It is a New Year.  Hopefully, all of us showed up to help out with the First Night Missoula celebration.  Well, as usual, it is time to pony up your dues for the club.  The annual membership is $25.00 ($5.00 for additional family members).  You simply pay them to the Hellgate Amateur Radio Club treasurer (Steve Schlang, K7PX). What do you get for being a club member?  You get more than a “good feeling” in your heart.


You help maintain repeaters in the area.  Without us, “the 04 machine” would not be in existence, or would not be maintained very well.  The various VHF and UHF repeaters have a fairly wide coverage within our area.  They help provide communication coverage for emergency, public service, club events, and routine private use.


HARC also provides portable and fixed HF equipment (radios, towers, antennas, etc.) and the ability to use them in emergencies, public service, and club events.  There are also radio events that occur each year such as Field Day.


By being a member, we have the opportunity to meet people that have been “bitten by the same bug” that bit us.  Whether you find DX or VHF as a draw, “ragchewing” or working traffic, contests or public service, antennas or satellites, boat anchors or QRP, there are folks amongst the group that share the same view.  If you have questions, generally, some one has an answer.  If you are brand new and have LOTS of questions, we have plenty of “Elmers”.  If you are curious about ham radio, we have members of the club that will help teach you and test you.


You also have a wonderful website (see the title page) and a monthly newsletter (either e-mail or “snail mail”).  See you this year and bring someone new along!



Dear Northwestern Division Members,

As you have probably heard, Director Greg Milnes, W7OZ, passed away on December 17, 2005.  I had the pleasure of working with Greg for seven years as we represented the ARRL's Northwestern Division at board meetings and at various hamfests and other events.  He was well respected within the Division and on the ARRL Board.  We shall miss his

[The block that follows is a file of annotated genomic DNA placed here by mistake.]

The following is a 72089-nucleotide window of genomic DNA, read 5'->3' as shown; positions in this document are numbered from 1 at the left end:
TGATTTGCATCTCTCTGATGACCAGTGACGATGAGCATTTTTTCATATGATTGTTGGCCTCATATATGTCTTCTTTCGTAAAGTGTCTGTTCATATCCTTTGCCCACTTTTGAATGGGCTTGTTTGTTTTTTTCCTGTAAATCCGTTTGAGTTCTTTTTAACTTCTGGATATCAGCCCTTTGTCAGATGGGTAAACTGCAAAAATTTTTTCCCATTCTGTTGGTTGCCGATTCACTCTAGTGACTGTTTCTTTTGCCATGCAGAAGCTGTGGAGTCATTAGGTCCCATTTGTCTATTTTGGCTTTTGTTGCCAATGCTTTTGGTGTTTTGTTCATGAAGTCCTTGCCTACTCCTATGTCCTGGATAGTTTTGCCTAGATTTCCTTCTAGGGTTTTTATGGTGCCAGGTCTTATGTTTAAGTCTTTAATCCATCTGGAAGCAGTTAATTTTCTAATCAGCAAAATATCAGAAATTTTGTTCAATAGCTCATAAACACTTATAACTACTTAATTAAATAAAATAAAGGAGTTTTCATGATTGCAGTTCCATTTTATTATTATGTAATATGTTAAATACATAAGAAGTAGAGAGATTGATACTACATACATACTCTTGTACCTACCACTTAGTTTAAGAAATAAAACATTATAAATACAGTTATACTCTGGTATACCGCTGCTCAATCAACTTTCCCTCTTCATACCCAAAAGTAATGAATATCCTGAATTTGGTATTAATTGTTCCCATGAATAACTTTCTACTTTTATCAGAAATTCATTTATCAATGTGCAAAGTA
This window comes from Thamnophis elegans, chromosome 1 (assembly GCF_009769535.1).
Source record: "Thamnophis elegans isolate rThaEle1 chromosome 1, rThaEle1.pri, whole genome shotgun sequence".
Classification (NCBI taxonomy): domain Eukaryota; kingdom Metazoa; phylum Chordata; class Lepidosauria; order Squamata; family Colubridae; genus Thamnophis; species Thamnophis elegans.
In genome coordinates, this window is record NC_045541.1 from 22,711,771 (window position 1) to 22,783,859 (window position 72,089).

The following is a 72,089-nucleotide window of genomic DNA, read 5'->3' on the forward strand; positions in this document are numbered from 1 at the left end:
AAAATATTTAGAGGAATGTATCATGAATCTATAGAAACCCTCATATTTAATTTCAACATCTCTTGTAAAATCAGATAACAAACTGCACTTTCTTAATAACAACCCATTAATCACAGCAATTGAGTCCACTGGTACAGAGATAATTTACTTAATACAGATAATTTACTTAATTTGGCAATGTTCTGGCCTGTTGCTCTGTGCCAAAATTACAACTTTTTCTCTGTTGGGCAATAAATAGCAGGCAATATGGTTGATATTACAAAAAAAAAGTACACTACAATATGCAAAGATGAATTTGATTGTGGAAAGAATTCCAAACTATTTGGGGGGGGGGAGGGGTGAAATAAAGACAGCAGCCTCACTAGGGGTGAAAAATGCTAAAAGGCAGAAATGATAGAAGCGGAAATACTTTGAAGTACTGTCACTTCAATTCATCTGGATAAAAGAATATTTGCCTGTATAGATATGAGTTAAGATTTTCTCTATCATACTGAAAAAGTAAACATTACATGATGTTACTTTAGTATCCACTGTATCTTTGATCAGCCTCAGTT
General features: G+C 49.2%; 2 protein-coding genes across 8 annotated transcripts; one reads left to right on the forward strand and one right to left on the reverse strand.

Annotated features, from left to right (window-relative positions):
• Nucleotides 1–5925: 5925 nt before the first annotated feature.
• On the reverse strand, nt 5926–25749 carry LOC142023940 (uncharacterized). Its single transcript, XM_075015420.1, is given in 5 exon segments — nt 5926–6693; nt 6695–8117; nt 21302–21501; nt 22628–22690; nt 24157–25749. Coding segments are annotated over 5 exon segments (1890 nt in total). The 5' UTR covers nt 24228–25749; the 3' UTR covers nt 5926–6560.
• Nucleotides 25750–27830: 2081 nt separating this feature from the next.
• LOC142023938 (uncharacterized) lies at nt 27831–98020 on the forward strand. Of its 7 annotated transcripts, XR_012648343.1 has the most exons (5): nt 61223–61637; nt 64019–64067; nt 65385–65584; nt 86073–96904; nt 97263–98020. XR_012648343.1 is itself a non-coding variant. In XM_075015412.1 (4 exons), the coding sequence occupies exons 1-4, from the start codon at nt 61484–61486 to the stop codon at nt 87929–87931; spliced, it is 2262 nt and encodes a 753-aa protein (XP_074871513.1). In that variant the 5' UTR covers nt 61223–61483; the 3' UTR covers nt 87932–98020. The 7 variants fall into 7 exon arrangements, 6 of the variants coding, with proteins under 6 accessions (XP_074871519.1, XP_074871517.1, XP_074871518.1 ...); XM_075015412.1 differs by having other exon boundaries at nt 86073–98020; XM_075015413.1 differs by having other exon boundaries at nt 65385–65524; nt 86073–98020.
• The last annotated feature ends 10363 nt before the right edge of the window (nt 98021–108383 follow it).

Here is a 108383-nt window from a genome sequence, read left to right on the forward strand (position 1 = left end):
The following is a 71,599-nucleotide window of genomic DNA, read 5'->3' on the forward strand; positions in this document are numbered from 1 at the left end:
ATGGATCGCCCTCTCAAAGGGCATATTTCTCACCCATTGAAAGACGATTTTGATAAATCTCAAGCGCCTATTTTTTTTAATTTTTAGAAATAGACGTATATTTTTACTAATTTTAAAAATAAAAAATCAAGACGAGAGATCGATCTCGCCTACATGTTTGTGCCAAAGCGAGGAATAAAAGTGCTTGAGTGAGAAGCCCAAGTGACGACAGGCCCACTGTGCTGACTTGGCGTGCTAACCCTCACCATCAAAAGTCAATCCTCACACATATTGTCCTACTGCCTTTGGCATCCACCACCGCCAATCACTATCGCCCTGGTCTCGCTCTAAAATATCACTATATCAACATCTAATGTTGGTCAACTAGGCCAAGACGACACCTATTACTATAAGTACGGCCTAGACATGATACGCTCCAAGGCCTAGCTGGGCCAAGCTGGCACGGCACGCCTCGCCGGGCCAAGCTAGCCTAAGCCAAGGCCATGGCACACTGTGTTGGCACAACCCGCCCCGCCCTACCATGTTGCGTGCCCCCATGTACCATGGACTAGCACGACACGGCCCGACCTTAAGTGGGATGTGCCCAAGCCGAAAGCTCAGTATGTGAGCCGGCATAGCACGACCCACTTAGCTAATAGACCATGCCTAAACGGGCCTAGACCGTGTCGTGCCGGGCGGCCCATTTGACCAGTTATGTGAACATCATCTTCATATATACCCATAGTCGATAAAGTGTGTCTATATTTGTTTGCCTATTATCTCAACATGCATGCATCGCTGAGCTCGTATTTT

leadership, guidance and humor.

A memorial for Greg is planned for 4 PM Friday, December 30, 2005 at the Hillsboro Methodist Church, 168 NE 8th, Hillsboro, Oregon.  Suggested memorial contributions for Greg include the ARRL Foundation and the Hillsboro Methodist Church.  The notice of Greg's passing was on the Oregonian's web site on December 21st.  The web address is:

Messages of condolence can be sent to Greg's wife, Loretta and family at:
740 SE 24th Ave.
Hillsboro, OR 97123

ARRL President Jim Haynie, Division Section Managers able to attend and I will represent the League at Greg's memorial service.

As Greg's Vice Director, I now assume the duty of serving ARRL Northwestern Division's members on the ARRL Board as the Division Director.  My first order of business is to recommend a vice director replacement candidate to ARRL President Jim Haynie.  I will also represent the Northwestern Division at the upcoming ARRL Board meeting in January.

Please address your suggestions and questions to me at: k9jf@arrl.org . In addition, I can be reached at (360) 256-1716.  Please be assured that I will return your phone calls as quickly as possible.  In most instances, you will be asked to leave a message at this number.  Government, industry and our increasing average age challenge the amateur radio operators.  We must strive to insure the long-term survivability of our service.  I welcome your input and opportunity for discussion into 2006 and beyond.
Thanks, in advance, for your support during this transition.  As your Northwestern Division Director, I will represent the best interests of the Division and the future of amateur radio in general.